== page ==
Well, there are loads more (loads!), but these are probably the most postcard-worthy of them. And, if you’re planning to stay overnight in the Garden Route, they’re a must for your itinerary.
I’ve lived in Knysna along the Garden Route for four years and I’ve given the heads (two mountain pillars that guard the entry from the ocean to the lagoon) and the lagoon a proverbial run for their money in terms of seeing them, loving them, and showing them off to my friends.
But, I’ve neglected the Featherbed Nature Reserve.
Actually, that’s not entirely true. I had my wedding reception at Featherbed, so it always had such a special place in my heart. Then, in the massive fires of 2017, everything was lost.
The magnificent vegetation, the path that wound its way to the top of the West Head, and the absolutely gorgeous restaurant, which lay on the water’s edge and was shaded by beautiful milkwood trees. All gone. It seemed dismal, destitute, pointless.
But, the people of Knysna were so determined to resurrect this little town and all that it had to offer. And the hard-working folk behind Featherbed were determined to do even more.
They wouldn’t only get back what they’d lost. They were determined to make it even more magnificent, ecologically valuable, and more fun than before.
I was invited to do the eco-tour of the reserve, which is undergoing constant rehabilitation, and was nothing short of blown away by how it has recovered in less than two years. Obviously, this has been the result of some major work and dedication.
The Eco-Tour at Featherbed Nature Reserve
The tour starts at the Knysna Waterfront, which is home to a small working harbour.
We hopped onto the Spirit of Knysna boat, a big ferry that is spacious and comfortable, with open sides to enable you to take fabulous pictures along the way.
It takes about 30 minutes to cross the lagoon, while the guide shares interesting info about the history of the town, its animals, and the luxurious homes perched along the banks of the estuary.
On arrival at Featherbed, we walked a short uphill to the transport, which I can only describe as the 4 x 4 version of a kiddies’ train. It’s actually called a Unimog. There are a number of open-air carriages, so that dozens of people can be transported to the top of the mountain.
We climbed the narrow path in our train-cum-truck, while our guide told us more about the fires, the damage they caused, and what’s being done to make sure that the vegetation is as “pure” and well cared for as possible.
Folks, they hand-weed the West Head. They weed it by hand!
They do this so that they don’t have to use harmful chemicals and they can prevent the invasive exotic species from taking over. But, how incredible is that commitment to biodiversity and eco-health? Tres impressed.
Once we got to the dizzying heights of the head, we could look down onto the incredible passageway between the two mountains, where many ships have met a tragic fate, and out onto the wild waters of the ocean. Really breath-taking stuff.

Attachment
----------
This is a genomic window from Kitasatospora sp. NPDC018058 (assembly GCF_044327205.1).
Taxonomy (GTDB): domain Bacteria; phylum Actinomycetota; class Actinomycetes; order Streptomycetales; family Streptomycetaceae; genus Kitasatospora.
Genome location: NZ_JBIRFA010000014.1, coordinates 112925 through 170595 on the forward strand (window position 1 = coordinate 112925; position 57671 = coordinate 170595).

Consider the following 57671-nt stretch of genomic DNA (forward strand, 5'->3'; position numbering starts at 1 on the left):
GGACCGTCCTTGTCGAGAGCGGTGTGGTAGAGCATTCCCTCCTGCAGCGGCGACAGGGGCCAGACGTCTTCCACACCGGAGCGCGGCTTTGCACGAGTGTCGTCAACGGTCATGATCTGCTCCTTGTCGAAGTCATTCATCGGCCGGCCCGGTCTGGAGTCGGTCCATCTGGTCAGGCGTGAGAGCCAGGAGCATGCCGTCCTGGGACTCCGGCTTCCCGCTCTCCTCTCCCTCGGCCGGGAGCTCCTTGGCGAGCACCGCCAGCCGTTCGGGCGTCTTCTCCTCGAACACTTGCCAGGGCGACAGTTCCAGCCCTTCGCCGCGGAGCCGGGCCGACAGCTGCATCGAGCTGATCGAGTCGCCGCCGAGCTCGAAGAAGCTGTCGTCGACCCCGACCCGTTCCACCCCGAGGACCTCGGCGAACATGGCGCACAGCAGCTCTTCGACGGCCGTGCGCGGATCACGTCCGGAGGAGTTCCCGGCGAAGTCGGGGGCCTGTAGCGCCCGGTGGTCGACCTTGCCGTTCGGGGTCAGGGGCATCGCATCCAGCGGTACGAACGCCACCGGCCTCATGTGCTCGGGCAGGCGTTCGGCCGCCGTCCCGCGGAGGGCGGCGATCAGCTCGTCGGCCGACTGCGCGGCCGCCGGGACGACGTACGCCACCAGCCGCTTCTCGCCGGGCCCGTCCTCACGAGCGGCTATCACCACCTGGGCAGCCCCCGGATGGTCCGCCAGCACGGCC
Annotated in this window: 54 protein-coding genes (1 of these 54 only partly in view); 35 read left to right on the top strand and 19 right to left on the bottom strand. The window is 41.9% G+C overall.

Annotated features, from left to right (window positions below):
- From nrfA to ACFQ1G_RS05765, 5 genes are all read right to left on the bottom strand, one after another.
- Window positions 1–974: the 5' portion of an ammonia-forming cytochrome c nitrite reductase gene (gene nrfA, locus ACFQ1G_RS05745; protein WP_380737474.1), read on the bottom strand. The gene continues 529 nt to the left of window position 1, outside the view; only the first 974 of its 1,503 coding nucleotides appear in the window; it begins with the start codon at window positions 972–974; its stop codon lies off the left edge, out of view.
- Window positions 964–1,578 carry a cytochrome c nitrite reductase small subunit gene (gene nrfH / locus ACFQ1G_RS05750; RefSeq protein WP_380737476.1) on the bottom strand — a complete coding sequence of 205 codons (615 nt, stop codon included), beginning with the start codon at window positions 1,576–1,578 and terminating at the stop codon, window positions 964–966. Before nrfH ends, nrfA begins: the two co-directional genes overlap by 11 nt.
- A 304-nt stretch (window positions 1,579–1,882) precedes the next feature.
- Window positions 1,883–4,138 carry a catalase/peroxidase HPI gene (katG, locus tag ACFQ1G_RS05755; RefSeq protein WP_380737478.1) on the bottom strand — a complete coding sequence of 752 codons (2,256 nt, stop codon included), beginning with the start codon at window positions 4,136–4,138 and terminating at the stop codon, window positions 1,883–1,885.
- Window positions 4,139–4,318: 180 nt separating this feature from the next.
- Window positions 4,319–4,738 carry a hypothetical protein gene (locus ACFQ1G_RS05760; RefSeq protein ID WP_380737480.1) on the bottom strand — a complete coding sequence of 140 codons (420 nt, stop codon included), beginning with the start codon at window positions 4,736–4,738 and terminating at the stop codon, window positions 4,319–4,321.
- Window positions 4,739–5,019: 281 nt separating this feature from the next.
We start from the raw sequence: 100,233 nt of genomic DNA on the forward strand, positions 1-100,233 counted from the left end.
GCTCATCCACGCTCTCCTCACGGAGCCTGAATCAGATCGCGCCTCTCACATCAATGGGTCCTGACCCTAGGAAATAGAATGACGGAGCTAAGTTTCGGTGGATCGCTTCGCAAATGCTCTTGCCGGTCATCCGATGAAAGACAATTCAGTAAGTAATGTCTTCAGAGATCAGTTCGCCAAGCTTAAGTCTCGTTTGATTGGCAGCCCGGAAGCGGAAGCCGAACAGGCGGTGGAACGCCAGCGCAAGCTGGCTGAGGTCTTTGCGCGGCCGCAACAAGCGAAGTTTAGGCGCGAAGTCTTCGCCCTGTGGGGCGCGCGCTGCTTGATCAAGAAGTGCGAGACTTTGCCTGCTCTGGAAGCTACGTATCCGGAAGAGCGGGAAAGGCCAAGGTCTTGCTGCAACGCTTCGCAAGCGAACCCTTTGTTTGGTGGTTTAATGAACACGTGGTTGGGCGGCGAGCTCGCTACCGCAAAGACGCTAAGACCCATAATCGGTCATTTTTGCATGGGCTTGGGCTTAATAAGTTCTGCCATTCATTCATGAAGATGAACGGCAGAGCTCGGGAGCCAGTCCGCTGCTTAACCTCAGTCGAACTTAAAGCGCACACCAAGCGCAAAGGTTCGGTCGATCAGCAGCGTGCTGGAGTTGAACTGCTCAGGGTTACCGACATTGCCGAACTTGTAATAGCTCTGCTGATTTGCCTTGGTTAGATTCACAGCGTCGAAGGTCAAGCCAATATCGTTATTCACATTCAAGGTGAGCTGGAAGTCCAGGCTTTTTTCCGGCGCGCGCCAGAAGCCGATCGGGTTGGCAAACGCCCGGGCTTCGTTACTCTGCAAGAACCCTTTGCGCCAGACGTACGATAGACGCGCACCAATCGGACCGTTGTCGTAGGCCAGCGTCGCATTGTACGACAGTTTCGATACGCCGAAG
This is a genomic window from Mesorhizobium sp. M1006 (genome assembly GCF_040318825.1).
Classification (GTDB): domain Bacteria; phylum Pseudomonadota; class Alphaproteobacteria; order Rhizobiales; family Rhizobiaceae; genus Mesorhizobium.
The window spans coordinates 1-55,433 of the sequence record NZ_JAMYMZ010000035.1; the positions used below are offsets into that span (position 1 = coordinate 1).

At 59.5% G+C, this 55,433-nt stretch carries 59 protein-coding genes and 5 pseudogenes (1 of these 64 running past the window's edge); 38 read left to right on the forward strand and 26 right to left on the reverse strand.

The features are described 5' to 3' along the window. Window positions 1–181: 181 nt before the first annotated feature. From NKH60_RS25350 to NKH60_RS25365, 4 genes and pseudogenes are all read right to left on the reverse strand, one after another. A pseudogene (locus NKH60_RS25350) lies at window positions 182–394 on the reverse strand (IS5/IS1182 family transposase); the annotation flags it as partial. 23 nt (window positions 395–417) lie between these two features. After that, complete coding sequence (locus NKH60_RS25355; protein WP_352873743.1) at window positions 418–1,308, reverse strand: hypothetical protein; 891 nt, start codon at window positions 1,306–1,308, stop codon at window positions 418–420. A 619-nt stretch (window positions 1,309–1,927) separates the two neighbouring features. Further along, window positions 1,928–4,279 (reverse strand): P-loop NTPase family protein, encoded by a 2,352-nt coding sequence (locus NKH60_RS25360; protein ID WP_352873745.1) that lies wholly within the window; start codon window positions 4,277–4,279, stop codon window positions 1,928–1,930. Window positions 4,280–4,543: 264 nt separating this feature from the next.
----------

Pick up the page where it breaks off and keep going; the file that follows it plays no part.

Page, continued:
Then, we could choose whether to walk down to the restaurant below, or to take the truck back. I walked.
The walk is about 2.5 kilometres long, with hundreds of steps down. I’m not exaggerating. I stopped counting at 300 steps (I had a chatty walking partner who was messing with my numbering system), and we were only about halfway through.
But, they’re small and relatively easy (unless you’re not comfortable on slightly uneven ground).
The views along the way are just so spectacular, and there are beautiful little features like wooden bridges, viewing platforms, caves, rock pools, and railway tunnels that keep you intrigued and make for stunning photo opportunities.
It takes about 40 minutes to finish the walk at a reasonably consistent pace; from the top of the mountain to the restaurant below. Of course, if you want to stop along the way and take pictures, you can add a few minutes onto that.
The Restaurant at Featherbed
Then, the restaurant. Oh my hat, that restaurant. You sit under the trees, enjoying a buffet of rare beef steak, pickled fish, tender calamari, roast chicken, a variety of breads (including traditional roosterbrood with lashings of butter, if you want), roast vegetables, pickled vegetables, more salads than you know what to do with, and delicious treats (like snoek balls).
The staff are friendly and helpful, and the buffet is available until you’re too full to roll back to it. Just for the record, that wasn’t my goal. For dessert, there was cheesecake, traditional milk tart (it’s like the cold tart version of a chai latté – creamy with vanilla and cinnamon), vanilla ice-cream with chocolate sauce, malva pudding and custard, and fresh watermelon slices.
The restaurant has been revamped completely, and combines rustic with industrial, bringing the outdoors in and vice versa. It’s a very special space where natural materials and breath-taking lagoon views make any meal particularly memorable.
Tables are made with pieces of wood that have been left as true to their natural contours as possible, and the dappled shade of the trees and the cool air coming off the lagoon make it particularly comfortable, even on a sweltering summer’s day.
After this amazing lunch, we headed back to the Waterfront on the boat. The whole excursion took four hours.
As one of Knysna’s oldest attractions, the Featherbed Nature Reserve certainly doesn’t disappoint. I’d also love to take my family, because it’s ideal for kids with an adventurous spirit (read: excess energy to burn).
Contact the Featherbed Nature Reserve
To book your eco-tour to Featherbed Nature Reserve, call +27 (0)44 382-1693.